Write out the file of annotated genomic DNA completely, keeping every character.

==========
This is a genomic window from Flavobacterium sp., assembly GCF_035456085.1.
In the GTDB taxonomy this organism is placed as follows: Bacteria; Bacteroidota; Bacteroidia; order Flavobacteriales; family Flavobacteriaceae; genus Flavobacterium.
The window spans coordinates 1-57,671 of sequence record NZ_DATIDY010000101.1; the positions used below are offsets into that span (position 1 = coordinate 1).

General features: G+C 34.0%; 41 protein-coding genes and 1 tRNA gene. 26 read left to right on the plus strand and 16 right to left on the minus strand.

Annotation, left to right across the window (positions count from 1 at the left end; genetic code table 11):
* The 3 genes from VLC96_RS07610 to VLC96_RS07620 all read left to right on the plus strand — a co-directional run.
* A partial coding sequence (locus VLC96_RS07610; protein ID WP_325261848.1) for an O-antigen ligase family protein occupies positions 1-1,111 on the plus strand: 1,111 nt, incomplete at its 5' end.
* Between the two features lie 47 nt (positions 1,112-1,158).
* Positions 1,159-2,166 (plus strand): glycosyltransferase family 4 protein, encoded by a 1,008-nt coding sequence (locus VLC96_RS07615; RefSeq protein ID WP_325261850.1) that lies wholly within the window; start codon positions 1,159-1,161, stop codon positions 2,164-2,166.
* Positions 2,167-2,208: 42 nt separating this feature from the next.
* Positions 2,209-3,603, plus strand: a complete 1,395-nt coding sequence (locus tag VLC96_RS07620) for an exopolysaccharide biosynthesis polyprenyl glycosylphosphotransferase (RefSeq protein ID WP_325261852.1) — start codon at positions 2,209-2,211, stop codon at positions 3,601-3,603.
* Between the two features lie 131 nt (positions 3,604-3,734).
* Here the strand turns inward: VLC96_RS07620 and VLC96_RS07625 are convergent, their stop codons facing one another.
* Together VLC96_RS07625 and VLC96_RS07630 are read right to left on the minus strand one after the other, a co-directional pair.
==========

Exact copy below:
This is a genomic window from Flavobacterium sp., assembly GCF_035456085.1.
In the GTDB taxonomy this organism is placed as follows: Bacteria; Bacteroidota; Bacteroidia; order Flavobacteriales; family Flavobacteriaceae; genus Flavobacterium.
The window spans coordinates 1-57,671 of sequence record NZ_DATIDY010000101.1; the positions used below are offsets into that span (position 1 = coordinate 1).

General features: G+C 34.0%; 41 protein-coding genes and 1 tRNA gene. 26 read left to right on the plus strand and 16 right to left on the minus strand.

Annotation, left to right across the window (positions count from 1 at the left end; genetic code table 11):
* The 3 genes from VLC96_RS07610 to VLC96_RS07620 all read left to right on the plus strand — a co-directional run.
* A partial coding sequence (locus VLC96_RS07610; protein ID WP_325261848.1) for an O-antigen ligase family protein occupies positions 1-1,111 on the plus strand: 1,111 nt, incomplete at its 5' end.
* Between the two features lie 47 nt (positions 1,112-1,158).
* Positions 1,159-2,166 (plus strand): glycosyltransferase family 4 protein, encoded by a 1,008-nt coding sequence (locus VLC96_RS07615; RefSeq protein ID WP_325261850.1) that lies wholly within the window; start codon positions 1,159-1,161, stop codon positions 2,164-2,166.
* Positions 2,167-2,208: 42 nt separating this feature from the next.
* Positions 2,209-3,603, plus strand: a complete 1,395-nt coding sequence (locus tag VLC96_RS07620) for an exopolysaccharide biosynthesis polyprenyl glycosylphosphotransferase (RefSeq protein ID WP_325261852.1) — start codon at positions 2,209-2,211, stop codon at positions 3,601-3,603.
* Between the two features lie 131 nt (positions 3,604-3,734).
* Here the strand turns inward: VLC96_RS07620 and VLC96_RS07625 are convergent, their stop codons facing one another.
* Together VLC96_RS07625 and VLC96_RS07630 are read right to left on the minus strand one after the other, a co-directional pair.